As you explore this fascinating town, make sure to visit the local museum which is part of the Red Bay National Historic Site to see an eight-metre chalupa – a small whale-catching boat – and imagine life as a Basque whaler on the Labrador Sea. You can also look for whale bones in the protected National Historic Site or for pirate captain Kidd’s buried treasure around Tracey Hill. While you might not find any gold doubloons, you’ll at least be rewarded with a fantastic view.

Red Bay

As you sail into the Bay of Islands, surrounded by the jagged slopes and dense forests of the Long Range Mountains, you’ll be charting the same course that Captain James Cook did over 250 years ago.

You can get a sense of the regional history here at Corner Brook Museum. There are a number of artifacts that chart the indigenous cultures, logging industry, and of course, Captain James Cook. The exhibit on World War II brides from England and Scotland is particularly fascinating.

Corner Brook

It’s our final day at sea and your cruise with us is fast drawing to a close. You might like to spend this day at sea just fully unwinding from the excitement of the past two weeks.

Your thoughts might naturally turn to home, or maybe you’ll find that you’ll have already left your heart back in one of the special places you’ve visited. Today will be a good time to spend reflecting on and taking stock of all the wonderful experiences you’ve had.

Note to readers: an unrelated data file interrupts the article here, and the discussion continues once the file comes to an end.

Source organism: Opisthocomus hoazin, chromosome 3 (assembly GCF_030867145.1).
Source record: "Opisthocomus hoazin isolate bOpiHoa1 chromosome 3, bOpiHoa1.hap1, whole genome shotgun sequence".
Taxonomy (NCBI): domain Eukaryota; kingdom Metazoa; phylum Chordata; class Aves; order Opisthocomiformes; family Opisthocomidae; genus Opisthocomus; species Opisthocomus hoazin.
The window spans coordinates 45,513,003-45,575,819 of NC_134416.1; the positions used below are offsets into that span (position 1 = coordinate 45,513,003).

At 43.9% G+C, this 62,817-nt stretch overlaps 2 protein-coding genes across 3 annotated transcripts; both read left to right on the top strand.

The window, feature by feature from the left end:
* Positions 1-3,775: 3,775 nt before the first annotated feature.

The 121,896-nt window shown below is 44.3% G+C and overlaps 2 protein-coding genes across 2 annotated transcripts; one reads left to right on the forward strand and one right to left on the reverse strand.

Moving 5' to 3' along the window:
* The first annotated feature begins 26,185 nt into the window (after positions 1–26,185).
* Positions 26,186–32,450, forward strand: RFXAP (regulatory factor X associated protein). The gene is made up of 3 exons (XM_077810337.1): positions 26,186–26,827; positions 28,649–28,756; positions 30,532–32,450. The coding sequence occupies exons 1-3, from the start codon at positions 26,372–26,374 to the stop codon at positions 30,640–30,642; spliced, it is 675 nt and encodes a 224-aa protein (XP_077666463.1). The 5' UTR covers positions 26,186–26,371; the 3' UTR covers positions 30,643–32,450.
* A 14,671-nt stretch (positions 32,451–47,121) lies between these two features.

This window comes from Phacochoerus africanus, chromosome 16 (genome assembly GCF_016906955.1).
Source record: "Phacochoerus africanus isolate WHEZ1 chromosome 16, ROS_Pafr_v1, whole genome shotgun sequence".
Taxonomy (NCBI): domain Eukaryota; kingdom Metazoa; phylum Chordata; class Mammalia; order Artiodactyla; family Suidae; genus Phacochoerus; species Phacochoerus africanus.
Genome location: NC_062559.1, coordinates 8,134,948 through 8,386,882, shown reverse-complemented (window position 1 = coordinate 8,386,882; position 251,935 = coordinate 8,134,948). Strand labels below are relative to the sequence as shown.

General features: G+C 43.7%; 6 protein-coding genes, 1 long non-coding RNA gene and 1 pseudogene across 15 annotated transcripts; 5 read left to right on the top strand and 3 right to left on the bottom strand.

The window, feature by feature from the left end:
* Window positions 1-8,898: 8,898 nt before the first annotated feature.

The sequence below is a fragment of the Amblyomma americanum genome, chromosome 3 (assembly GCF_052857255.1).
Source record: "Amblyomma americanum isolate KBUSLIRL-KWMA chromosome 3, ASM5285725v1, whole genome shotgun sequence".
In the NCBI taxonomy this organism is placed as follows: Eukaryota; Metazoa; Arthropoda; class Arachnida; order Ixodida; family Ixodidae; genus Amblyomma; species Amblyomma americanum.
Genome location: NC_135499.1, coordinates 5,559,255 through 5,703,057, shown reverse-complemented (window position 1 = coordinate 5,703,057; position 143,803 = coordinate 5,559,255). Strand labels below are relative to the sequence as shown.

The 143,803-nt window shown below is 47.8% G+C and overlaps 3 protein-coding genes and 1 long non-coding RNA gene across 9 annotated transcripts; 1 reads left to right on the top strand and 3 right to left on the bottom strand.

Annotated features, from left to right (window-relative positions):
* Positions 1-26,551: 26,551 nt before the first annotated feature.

Last Days at Sea

And with that, your exciting, epic journey from one end of the Northwest Passage all the way to the other ends in Halifax.

The cosmopolitan capital of the Canadian province of Nova Scotia sits in the centre of the region’s east coast and is an important seaport that looks out over one of the world's largest natural harbours. With its red-brick heritage buildings, the landmark Citadel Hill National Historic Site, a historic 1820 brewery and the epic 4-km seafront boardwalk, Halifax offers plenty of potential if you want to extend your trip.

Disembarkation in Halifax

Pricing per person & dates

Northwest Passage from Vancouver from AUD 29,555
Departing Ending Duration
18 Aug 2023 12 Sep 2023 26

Important Information

  • Cabin accommodation on board vessel
    All meals whilst on board
    All scheduled landings and excursions by zodiac
    Guiding and lectures by experienced expedition crew
    Charter flight Vancouver to Nome, Alaska
    Overnight in Vancouver prior to embarkation